January 21: Odd conjunction of history with Louis XVI and Vladimir I. Lenin

January 21, 2014

This is mostly an encore post.

The Dallas Morning News and the Associated Press inform us that France’s King Louis XVI died on January 21, 1793.  In 1924, Russian revolutionary Vladimir I. Lenin died on January 21.

Portrait of Louis XVI

France’s King Louis XVI died on January 21, 1793.  He is seen here in his most famous portrait, in happier times. Image via Wikipedia

Both died of strokes, but of different kinds of strokes.  Lenin’s was a cerebral stroke; Louis’s was the stroke of the blade of a guillotine.

Painting of Lenin in front of the Smolny Institute, circa 1925,  by Isaak Brodsky - Wikipedia

Lenin died on January 21, 1924.  Painting of Lenin in front of the Smolny Institute, circa 1925, by Isaak Brodsky

Ruminations on the date, and the men:  How much of current history can be understood by studying those two events, and those two men?  How much if we add in George Washington, and Napoleon, other men affected by revolution?

A few years ago I had a sophomore student spell out the importance of people in history.  Israel Pena observed that  Americans got rid of their king through revolution, and ended up with George Washington as leader, and then president.  Washington’s modeling of his life after the Roman patriot Cincinattus led Washington to resign as commander of the Continental Army when the warring was done, instead of declaring himself king, and then later to step down from the presidency after two terms, to promote peaceful retirement of presidents.

The French got rid of their king through revolution in 1789, but in the chaos that followed, they got Napoleon who took over the government after battlefield victories against France’s enemies.  Then Napoleon declared himself emperor, and took off on a reign of conquest and war across Europe.

France’s revolution produced Napoleon; America’s revolution produced Washington, and that has made most of the difference.

Mr. Pena’s commentary compared only those two nations.  What if we add in a third nation and revolution:  Russia?  Russia got rid of its king (czar) through revolution in 1917.  In the chaos that followed it got a government led by Lenin, and upon Lenin’s early death, taken over by Joseph Stalin.

George Washington, by Gilbert Stuart - Wikipedia

George Washington, by Gilbert Stuart – Wikipedia

Is the future of a nation written by the character of the men who run the government?  One might make a good case that the deaths of these men paint most of the picture we really need to have. Louis XVI died at the age of 39, on the guillotine; Vladimir I. Lenin, died at the age of 53, of stroke.  Both still worked to cling to the strings of power; Compare the deaths of Washington and Napoleon. George Washington. died in 1799 at the age of 67, of complications from a strep throat, but in retirement and in his bed at Mount Vernon, Virginia; while Napoleon Bonaparte died at 52, probably from stomach cancer, while he suffered in humiliating exile on the far distant South Atlantic isle of St. Helena, in 1821.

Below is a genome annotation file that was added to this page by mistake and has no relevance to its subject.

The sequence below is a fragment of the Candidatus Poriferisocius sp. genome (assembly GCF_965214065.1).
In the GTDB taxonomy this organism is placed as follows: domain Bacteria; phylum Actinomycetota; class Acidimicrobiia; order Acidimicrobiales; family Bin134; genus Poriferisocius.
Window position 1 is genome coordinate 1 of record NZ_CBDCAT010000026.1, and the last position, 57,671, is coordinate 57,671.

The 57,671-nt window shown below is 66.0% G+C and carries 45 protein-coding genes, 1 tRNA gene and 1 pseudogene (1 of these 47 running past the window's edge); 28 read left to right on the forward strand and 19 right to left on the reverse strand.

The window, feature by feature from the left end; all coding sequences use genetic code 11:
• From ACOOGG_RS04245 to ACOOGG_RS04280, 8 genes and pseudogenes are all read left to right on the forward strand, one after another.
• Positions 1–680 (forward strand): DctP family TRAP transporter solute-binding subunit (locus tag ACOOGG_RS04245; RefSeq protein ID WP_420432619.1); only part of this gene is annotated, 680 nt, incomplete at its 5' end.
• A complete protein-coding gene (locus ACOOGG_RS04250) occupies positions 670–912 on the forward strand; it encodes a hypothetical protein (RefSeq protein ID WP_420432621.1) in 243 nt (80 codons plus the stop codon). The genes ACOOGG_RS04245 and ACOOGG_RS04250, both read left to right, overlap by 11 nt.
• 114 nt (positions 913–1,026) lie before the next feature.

The Emperor Napoleon in His Study at the Tuileries, by Jacques-Louis David, 1812 - Wikipedia

The Emperor Napoleon in His Study at the Tuileries, by Jacques-Louis David, 1812 – Wikipedia

Revolution marked these men. Three of them led revolutions, and the fourth was put out of power by one.  Whose life would you have preferred to follow?  Which of these lives is most meritorious of modeling?

Which one lived the life that put his nation on the more secure footing so that its citizens might live good lives, and die of old age in their beds, rather than at war?

Can one person really push the history of a nation so much?  Or are these four lives simply emblematic of the nations they ruled?

Something to ponder on a January 21.


Odd conjunction of history: January 21, Louis XVI and Vladimir I. Lenin

January 21, 2012

The Dallas Morning News and the Associated Press inform us that France’s King Louis XVI died on January 21, 1793.  In 1924, Russian revolutionary Vladimir I. Lenin died on January 21.

Portrait of Louis XVI

France's King Louis XVI died on January 21, 1793. He is seen here in his most famous portrait, in happier times. Image via Wikipedia

Both died of strokes, but of different kinds of strokes.  Lenin’s was a cerebral stroke; Louis’s was the stroke of the blade of a guillotine.

Painting of Lenin in front of the Smolny Institute, circa 1925,  by Isaak Brodsky - Wikipedia

Lenin died on January 21, 1924. Painting of Lenin in front of the Smolny Institute, circa 1925, by Isaak Brodsky

Ruminations on the date, and the men:  How much of current history can be understood by studying those two events, and those two men?  How much if we add in George Washington, and Napoleon, other men affected by revolution?

A few years ago I had a sophomore student spell out the importance of people in history.  Israel Pena observed that  Americans got rid of their king through revolution, and ended up with George Washington as leader, and then president.  Washington’s modeling of his life after the Roman patriot Cincinattus led Washington to resign as commander of the Continental Army when the warring was done, instead of declaring himself king, and then later to step down from the presidency after two terms, to promote peaceful retirement of presidents.  The French got rid of their king through revolution in 1789, but in the chaos that followed, got Napoleon who took over the government after battlefield victories against France’s enemies.  Then Napoleon declared himself emperor, and took off on a reign of conquest and war across Europe.

Mr. Pena’s commentary compared only those two nations.  What if we add in a third, Russia?  Russia got rid of its king (czar) through revolution in 1917.  In the chaos that followed it got a government led by Lenin, and upon Lenin’s early death, taken over by Joseph Stalin.

George Washington, by Gilbert Stuart - Wikipedia

George Washington, by Gilbert Stuart - Wikipedia